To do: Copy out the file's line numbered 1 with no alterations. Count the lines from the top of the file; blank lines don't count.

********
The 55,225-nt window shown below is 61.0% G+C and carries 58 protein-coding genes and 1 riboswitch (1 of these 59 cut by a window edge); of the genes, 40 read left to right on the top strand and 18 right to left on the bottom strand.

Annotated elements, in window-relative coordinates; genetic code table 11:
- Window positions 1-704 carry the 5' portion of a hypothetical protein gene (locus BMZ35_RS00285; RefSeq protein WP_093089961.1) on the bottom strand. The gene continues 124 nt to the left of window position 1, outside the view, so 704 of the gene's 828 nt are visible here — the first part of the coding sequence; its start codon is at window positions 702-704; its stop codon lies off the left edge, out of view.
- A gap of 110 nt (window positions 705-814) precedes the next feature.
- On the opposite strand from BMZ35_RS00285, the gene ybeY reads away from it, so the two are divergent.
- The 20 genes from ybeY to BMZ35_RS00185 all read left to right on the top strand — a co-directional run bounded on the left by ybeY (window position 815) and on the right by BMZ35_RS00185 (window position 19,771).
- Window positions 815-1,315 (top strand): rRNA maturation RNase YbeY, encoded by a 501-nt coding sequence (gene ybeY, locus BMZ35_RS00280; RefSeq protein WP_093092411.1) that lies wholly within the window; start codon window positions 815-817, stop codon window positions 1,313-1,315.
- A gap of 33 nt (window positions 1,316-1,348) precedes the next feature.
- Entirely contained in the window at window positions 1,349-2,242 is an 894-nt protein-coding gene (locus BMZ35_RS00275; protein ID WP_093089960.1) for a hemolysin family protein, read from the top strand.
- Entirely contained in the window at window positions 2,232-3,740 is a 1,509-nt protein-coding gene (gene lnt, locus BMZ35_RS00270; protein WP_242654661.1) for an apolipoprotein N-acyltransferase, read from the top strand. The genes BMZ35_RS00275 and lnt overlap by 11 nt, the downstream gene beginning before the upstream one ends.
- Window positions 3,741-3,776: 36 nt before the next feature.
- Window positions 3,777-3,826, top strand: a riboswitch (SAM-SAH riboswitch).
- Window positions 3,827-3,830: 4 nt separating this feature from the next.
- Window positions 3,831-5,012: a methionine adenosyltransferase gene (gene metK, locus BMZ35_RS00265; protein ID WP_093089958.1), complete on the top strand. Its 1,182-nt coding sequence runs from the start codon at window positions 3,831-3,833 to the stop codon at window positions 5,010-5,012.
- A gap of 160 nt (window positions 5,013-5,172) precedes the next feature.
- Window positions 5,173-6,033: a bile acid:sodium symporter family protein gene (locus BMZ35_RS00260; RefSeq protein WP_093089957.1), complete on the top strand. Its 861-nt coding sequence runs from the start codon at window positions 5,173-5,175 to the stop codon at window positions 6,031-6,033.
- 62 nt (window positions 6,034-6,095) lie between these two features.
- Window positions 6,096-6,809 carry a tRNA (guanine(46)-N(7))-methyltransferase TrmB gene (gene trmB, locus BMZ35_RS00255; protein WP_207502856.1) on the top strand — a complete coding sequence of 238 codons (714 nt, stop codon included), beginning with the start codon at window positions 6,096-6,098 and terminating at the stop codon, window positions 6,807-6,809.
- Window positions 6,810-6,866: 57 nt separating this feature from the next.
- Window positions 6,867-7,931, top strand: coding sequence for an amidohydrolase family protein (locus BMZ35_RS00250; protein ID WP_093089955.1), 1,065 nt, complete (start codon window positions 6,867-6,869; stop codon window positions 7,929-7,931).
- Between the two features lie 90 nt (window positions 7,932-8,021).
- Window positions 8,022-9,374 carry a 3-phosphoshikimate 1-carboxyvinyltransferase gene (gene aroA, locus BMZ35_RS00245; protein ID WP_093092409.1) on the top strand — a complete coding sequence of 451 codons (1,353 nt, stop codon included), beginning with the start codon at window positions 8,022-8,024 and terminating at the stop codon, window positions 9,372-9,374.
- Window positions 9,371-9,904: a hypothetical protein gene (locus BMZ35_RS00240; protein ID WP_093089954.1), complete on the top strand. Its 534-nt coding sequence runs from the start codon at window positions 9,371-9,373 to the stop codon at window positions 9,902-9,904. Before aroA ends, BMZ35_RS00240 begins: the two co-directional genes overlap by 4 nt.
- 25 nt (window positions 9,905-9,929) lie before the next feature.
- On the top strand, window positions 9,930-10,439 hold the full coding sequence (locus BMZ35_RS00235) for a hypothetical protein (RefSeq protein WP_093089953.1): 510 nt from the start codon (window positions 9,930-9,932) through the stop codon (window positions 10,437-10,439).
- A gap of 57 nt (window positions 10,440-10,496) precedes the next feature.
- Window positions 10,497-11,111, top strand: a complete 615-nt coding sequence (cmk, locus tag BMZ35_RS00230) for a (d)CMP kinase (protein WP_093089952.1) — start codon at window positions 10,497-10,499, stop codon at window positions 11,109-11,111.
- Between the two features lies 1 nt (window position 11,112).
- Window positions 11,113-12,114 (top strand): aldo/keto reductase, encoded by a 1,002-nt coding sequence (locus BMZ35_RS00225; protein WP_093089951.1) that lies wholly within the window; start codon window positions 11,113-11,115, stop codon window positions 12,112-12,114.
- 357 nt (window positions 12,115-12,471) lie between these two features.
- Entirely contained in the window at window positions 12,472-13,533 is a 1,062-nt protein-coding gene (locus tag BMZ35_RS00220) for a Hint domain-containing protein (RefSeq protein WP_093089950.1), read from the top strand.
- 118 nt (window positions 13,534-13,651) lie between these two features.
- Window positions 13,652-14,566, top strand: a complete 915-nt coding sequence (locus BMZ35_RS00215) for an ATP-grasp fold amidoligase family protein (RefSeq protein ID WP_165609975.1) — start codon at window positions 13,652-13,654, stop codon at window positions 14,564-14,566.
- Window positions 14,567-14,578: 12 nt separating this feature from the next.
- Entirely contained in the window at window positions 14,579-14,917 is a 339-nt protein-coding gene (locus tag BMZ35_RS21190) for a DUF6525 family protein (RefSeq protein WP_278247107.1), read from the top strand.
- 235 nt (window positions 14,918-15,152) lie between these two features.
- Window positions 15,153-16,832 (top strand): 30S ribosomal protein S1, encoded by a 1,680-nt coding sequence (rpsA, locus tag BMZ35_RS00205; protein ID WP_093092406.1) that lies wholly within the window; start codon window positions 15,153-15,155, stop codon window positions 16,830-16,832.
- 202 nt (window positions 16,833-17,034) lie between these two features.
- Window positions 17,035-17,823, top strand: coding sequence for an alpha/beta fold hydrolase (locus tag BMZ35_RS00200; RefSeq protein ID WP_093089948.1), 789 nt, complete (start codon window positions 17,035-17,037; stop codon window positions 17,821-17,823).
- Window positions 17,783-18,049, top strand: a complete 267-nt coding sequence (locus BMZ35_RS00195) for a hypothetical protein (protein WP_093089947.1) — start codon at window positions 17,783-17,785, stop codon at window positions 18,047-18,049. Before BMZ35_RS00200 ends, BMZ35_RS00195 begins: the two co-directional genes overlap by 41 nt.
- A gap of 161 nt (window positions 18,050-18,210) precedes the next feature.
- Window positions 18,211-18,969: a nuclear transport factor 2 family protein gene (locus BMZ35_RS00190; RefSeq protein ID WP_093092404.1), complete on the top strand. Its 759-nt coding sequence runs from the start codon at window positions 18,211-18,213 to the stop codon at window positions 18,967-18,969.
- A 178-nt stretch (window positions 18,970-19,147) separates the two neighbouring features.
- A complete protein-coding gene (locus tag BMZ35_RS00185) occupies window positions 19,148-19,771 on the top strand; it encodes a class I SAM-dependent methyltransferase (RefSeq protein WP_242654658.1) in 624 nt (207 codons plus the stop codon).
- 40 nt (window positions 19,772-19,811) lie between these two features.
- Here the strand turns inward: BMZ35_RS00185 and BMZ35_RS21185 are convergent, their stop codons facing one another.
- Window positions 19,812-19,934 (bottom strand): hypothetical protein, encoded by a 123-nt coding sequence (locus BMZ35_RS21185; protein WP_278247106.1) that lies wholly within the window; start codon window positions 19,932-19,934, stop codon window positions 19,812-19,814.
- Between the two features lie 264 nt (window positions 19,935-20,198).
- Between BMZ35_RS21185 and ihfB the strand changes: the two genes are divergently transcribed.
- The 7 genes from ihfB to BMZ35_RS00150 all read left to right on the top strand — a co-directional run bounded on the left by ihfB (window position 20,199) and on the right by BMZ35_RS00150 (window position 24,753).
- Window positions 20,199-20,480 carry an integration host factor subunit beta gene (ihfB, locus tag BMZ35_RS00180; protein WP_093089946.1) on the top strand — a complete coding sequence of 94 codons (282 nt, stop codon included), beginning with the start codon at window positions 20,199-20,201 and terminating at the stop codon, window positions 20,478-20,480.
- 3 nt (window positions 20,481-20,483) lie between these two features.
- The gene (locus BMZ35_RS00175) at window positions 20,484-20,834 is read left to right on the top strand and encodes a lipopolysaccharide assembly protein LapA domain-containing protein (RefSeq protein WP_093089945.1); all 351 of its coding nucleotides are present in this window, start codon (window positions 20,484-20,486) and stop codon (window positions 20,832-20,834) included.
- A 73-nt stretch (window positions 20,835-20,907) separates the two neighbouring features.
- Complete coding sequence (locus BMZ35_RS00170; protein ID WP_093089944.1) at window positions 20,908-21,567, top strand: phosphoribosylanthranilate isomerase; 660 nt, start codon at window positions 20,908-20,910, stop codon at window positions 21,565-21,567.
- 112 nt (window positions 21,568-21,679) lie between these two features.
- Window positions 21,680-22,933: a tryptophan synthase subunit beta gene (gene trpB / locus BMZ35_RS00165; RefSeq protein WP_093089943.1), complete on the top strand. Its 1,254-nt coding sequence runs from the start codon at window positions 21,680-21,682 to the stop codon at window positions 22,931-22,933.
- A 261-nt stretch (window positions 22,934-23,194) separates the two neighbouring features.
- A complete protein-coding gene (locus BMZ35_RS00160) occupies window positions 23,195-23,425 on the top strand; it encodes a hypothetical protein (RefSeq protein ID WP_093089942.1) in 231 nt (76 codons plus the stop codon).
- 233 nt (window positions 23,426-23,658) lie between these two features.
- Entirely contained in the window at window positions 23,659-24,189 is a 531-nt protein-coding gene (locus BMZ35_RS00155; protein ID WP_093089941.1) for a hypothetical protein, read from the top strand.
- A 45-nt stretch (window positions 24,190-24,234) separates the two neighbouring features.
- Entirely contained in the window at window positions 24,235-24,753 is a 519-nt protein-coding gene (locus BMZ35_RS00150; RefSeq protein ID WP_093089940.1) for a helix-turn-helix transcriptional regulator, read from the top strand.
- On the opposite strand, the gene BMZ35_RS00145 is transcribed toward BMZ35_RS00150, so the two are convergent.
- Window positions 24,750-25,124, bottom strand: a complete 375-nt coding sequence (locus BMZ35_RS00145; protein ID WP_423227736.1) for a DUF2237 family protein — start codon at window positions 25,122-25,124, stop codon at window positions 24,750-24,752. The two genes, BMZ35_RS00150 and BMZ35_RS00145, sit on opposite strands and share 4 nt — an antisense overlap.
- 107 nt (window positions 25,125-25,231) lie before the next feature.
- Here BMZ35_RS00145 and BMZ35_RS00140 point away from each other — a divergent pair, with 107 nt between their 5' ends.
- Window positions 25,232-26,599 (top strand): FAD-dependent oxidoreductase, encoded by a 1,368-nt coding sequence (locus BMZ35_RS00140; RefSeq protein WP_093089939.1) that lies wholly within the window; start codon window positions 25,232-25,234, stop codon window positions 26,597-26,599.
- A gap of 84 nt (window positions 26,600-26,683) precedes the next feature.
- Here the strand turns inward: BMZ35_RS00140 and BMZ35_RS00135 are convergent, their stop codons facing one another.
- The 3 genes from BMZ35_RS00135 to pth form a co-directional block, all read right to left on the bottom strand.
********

The 55,225-nt window shown below is 61.0% G+C and carries 58 protein-coding genes and 1 riboswitch (1 of these 59 cut by a window edge); of the genes, 40 read left to right on the top strand and 18 right to left on the bottom strand.